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  • A Few Reasons Why IBM Can Recover From A Flat Performance [View article]
    Thanks to the author!

    I agree with the conclusion but differ on the calculation. First I will ask a question Is IBM growing Revenue?

    Most will immediately answer no that its revenue is falling. I would answer that revenue per share is $93.63 vs $79.85 in 2011 for an increase of 17% over 2.5 years or about 6.8% annually.

    Now another queston. What valuation should one give to a company with large FCF that has been growing revenue per share 6.8% over the past 2 years and earnings at 11.37% over the past 5 years, and projects 8.7% earnings growth over the next 5 years?

    Last year IBM had $24.9 billion of finance company debt so the current business debt of IBM today is less than $10 billion or to put it different likely less than the annual cash flow.

    The biggest negative on IBM is the Sys and Technology (Hdwe) division. This division only drives 13.5% of the revenue or 9.2% of the Gross Profit. Yet this division is shaping the view of IBM in a very negative manner and I think IBM should deal with it rather than let it slowly disintegrate.

    My conclusions regarding IBM are

    1) I believe IBM will meet the $20 2015 non GAAP EPS goal
    2) I believe IBM is using debt wisely to raise shareholder equity
    3) IBM is an insanely profitable cash flow generator
    4) I do worry about the CEO capability

    When all is said and done IBM stock 18 months from now should be valued above $240 per share for a 17.5% annualized return and with dividend a 20%+ return.
    Aug 25 06:31 PM | Likes Like |Link to Comment
  • How Johnson & Johnson Is Helping Me With My Coca Cola Investment [View article]
    I would suggest the author is using a torturous logic to justify buying KO.

    How about acknowledging that you dont want to take much risk and you feel comfortable that KO can use its large cash flow to grow earnings by at least the 5% projection of analysts and get a 2.9% dividend as well. Perhaps you would recognize that preserving principal is more important than extra return.

    That at least would be logical.
    Aug 25 01:13 PM | 3 Likes Like |Link to Comment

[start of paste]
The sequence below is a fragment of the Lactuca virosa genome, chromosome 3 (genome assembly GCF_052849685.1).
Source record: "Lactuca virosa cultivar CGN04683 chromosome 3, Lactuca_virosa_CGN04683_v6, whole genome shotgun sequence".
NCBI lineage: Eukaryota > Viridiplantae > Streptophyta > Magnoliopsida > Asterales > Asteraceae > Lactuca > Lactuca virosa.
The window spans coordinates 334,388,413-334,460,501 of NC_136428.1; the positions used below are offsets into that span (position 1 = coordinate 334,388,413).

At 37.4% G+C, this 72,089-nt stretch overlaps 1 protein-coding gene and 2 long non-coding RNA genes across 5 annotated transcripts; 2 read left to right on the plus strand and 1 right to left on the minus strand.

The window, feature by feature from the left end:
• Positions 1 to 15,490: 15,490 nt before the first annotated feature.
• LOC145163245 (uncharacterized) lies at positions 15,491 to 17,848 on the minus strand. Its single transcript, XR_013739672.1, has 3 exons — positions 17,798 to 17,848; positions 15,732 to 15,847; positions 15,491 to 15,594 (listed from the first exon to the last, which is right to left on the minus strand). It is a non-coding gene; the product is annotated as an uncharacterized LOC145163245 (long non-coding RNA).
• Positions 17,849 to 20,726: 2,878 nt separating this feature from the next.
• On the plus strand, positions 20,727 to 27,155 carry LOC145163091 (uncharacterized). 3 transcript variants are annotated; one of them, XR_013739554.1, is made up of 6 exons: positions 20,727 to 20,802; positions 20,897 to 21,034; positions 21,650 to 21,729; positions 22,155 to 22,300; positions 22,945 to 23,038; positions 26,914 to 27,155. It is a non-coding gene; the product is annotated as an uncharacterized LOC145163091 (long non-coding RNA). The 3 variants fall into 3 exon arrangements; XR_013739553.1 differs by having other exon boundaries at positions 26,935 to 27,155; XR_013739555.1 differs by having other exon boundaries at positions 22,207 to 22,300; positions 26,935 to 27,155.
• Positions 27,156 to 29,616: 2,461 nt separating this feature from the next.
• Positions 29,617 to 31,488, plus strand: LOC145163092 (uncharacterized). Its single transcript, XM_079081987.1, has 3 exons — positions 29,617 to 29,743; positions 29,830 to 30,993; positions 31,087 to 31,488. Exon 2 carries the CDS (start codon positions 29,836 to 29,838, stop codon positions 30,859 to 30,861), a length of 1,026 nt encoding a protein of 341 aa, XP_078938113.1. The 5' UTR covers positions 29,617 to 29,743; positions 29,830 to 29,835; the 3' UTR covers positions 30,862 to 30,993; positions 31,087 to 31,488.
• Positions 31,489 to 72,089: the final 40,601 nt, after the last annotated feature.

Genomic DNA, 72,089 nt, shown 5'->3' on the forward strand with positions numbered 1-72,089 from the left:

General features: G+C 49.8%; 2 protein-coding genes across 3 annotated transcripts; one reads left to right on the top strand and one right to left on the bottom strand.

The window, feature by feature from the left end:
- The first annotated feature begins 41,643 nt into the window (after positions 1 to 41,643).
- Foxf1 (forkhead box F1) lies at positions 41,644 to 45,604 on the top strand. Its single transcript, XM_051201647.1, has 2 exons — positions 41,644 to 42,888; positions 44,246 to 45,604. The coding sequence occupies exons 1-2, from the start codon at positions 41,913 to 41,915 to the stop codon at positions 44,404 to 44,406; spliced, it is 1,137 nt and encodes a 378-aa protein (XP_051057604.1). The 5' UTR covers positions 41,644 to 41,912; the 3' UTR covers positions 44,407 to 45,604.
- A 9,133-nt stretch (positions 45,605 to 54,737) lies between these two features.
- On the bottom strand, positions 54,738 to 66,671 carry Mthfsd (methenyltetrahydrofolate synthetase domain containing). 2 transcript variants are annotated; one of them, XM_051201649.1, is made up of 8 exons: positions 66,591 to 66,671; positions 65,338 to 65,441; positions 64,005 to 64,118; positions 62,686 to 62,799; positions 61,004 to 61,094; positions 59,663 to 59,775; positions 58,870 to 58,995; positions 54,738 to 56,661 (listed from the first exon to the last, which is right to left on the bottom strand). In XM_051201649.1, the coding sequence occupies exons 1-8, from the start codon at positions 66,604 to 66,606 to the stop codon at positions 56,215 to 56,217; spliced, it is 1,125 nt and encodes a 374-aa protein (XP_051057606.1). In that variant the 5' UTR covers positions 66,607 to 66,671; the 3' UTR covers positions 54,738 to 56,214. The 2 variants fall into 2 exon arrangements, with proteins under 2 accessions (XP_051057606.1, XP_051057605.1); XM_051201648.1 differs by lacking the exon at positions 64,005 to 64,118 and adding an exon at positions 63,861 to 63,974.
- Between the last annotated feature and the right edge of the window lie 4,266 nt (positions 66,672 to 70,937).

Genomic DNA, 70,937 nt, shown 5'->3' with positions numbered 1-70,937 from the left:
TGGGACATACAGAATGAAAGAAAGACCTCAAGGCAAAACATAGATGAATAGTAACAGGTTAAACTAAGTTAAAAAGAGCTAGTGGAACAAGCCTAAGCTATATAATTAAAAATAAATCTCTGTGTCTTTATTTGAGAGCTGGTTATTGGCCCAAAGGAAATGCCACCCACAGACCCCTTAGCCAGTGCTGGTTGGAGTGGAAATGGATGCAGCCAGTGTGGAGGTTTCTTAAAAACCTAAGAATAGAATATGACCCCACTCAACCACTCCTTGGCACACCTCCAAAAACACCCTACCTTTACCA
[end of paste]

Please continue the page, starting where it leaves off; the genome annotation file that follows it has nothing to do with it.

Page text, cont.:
• Transocean's 8% Yield Can't Even Help A Tough Offshore Drilling Complex [View article]
    I continue to watch RIG and I am looking for an entry point. My comment is to the authors statement

    "I will admit, this may have been the worst trade I've ever made, but at this point I'm committed to it."

    That is a dangerous statement given the history of the Oil industry. I am not predicting a crash but history tells us they can be brutal and last much longer than one would expect.

    Just remember people dont drill for Oil or need rigs in an Oil glut.

    I remain hopeful that I can invest in RIG for great returns. For that to happen I need to see an end to the drop.
    Aug 25 08:16 AM | 2 Likes Like |Link to Comment
  • What If The Fed Has Created A Bubble? [View article]
    Of course the Fed has floated assets on lower rates. So has every major economy in the world. If they hadnt we would have had massive deflation like in the Great Depression.

    Will stocks and bonds go down? I would say yes but it may be in a few years or tomorrow. I have always believed that one needs to stay invested. Getting too conservative and selling out of investments may be as dangerous as over investing.

    If you keep your mental state out of a depression things will work out.
    Aug 24 10:37 PM | Likes Like |Link to Comment
  • Why Hewlett-Packard Stock Is Still A Good Investment Opportunity [View article]
    Enjoyed the excellent article!

    I will just add some thoughts on why I am holding HPQ.

    HPQ is undervalued and the huge cash flow signified best by the EV/EBITDA of 5.6 will force the stock higher. In the quarterly call HPQ indicated it will buy $2.5 bil in shares in this quarter amounting to just under 4%. In the short term the value from HPQ will come from a forward PE rising to 11, share buybacks and investor realization that HPQ is not going to collapse. On that last point HPQ has rapidly improved and cash nearly equals LT debt.